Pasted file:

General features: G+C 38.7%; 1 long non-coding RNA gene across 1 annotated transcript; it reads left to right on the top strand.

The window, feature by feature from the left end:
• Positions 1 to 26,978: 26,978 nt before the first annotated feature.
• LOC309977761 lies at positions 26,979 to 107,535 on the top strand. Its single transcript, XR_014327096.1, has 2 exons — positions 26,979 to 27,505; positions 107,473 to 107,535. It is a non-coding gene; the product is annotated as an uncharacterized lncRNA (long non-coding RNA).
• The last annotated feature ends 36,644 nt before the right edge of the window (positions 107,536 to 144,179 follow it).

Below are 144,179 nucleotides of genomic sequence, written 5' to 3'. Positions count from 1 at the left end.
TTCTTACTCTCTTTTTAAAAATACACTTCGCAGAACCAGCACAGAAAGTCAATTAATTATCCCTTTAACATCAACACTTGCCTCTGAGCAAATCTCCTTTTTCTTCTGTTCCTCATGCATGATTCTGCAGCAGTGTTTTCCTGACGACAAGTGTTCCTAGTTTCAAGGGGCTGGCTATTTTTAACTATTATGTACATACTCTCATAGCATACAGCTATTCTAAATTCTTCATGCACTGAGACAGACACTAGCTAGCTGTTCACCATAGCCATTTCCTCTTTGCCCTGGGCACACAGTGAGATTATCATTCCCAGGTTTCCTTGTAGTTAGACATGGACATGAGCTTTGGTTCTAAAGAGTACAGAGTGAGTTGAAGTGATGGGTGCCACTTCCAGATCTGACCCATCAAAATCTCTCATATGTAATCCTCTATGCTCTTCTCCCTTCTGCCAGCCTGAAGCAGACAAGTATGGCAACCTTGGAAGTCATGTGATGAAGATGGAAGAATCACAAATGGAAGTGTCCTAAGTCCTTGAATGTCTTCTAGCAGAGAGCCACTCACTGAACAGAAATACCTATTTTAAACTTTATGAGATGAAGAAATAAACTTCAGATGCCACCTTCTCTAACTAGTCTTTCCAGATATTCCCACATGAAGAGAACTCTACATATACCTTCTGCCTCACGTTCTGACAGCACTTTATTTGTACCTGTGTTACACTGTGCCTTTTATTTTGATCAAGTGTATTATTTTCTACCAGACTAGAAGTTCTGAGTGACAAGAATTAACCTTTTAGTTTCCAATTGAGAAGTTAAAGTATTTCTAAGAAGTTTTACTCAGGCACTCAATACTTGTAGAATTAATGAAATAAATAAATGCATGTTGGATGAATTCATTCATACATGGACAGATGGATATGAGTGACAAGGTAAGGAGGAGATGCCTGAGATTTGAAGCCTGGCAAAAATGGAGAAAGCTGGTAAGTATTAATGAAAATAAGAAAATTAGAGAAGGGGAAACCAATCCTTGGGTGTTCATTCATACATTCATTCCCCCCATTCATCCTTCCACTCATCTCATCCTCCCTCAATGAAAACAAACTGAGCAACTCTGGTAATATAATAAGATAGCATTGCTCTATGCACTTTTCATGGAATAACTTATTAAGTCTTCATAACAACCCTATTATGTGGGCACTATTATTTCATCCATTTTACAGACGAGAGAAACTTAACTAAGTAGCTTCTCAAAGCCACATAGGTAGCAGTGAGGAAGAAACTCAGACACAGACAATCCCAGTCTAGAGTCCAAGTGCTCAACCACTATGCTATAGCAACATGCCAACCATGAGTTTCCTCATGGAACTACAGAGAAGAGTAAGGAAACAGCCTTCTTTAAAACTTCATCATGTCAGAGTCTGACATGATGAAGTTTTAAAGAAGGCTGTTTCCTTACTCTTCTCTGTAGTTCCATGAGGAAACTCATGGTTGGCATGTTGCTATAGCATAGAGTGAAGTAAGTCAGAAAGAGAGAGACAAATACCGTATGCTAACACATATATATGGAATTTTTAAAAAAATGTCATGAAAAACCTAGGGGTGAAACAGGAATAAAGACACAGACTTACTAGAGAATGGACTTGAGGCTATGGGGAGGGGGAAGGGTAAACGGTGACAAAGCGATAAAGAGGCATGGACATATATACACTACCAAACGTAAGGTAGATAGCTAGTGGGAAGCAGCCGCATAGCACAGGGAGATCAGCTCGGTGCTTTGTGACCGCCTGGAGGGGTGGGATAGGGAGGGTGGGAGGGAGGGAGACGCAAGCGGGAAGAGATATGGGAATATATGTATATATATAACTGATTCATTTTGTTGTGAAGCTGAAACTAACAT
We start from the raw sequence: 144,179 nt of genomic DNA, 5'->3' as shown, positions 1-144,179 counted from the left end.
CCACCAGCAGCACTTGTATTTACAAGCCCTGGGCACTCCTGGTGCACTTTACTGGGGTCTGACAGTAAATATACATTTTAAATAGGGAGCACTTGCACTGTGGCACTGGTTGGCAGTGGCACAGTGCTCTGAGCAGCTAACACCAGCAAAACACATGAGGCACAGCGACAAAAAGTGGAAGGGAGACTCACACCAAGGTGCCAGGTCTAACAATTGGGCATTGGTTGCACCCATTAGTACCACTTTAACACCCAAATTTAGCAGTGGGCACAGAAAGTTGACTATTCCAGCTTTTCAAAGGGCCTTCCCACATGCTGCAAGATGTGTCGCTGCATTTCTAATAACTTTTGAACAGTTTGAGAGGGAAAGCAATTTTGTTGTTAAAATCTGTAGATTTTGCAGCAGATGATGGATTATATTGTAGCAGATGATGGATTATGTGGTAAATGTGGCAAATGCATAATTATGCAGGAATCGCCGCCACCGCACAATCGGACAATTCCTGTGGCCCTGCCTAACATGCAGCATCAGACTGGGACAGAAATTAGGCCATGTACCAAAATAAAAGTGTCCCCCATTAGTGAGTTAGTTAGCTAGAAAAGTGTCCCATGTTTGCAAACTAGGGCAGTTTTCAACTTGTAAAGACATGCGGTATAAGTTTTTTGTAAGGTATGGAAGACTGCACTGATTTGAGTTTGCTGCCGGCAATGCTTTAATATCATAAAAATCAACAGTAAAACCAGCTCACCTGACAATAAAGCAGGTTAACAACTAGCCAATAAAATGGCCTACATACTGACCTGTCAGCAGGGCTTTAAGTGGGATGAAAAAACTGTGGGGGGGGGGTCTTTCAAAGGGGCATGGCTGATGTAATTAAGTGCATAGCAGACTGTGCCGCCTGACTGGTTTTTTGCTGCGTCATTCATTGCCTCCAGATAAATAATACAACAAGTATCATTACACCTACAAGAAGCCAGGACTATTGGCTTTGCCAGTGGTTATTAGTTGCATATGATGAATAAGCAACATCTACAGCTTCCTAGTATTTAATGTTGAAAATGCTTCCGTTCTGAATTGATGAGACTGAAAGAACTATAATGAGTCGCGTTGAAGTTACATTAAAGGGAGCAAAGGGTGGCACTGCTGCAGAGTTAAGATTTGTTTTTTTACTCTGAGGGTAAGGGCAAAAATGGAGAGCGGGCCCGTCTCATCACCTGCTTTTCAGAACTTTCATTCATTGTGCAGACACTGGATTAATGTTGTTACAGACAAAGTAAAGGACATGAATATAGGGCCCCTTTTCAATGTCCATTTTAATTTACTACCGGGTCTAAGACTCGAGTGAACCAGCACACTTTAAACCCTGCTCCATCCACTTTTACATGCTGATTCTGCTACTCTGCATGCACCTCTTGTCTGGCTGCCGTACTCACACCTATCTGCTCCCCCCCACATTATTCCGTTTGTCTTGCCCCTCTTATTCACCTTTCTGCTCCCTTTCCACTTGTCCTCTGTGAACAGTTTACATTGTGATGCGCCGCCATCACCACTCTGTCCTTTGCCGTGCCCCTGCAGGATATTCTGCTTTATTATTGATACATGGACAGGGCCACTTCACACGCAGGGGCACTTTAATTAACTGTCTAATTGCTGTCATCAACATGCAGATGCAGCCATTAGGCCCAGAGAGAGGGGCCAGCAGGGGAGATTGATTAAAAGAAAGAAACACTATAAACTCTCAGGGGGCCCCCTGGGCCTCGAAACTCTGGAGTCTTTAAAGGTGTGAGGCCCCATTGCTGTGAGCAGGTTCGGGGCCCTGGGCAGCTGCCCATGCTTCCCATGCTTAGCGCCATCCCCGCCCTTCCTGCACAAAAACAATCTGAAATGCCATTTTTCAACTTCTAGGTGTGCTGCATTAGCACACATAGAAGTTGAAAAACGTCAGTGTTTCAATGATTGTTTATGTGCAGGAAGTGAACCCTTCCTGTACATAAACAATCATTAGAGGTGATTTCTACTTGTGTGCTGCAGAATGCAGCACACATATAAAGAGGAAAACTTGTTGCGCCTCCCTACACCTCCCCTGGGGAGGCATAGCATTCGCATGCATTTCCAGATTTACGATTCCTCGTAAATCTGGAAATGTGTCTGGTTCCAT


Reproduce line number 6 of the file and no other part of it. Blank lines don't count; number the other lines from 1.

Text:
Below are 144,179 nucleotides of genomic sequence, written 5' to 3'. Positions count from 1 at the left end.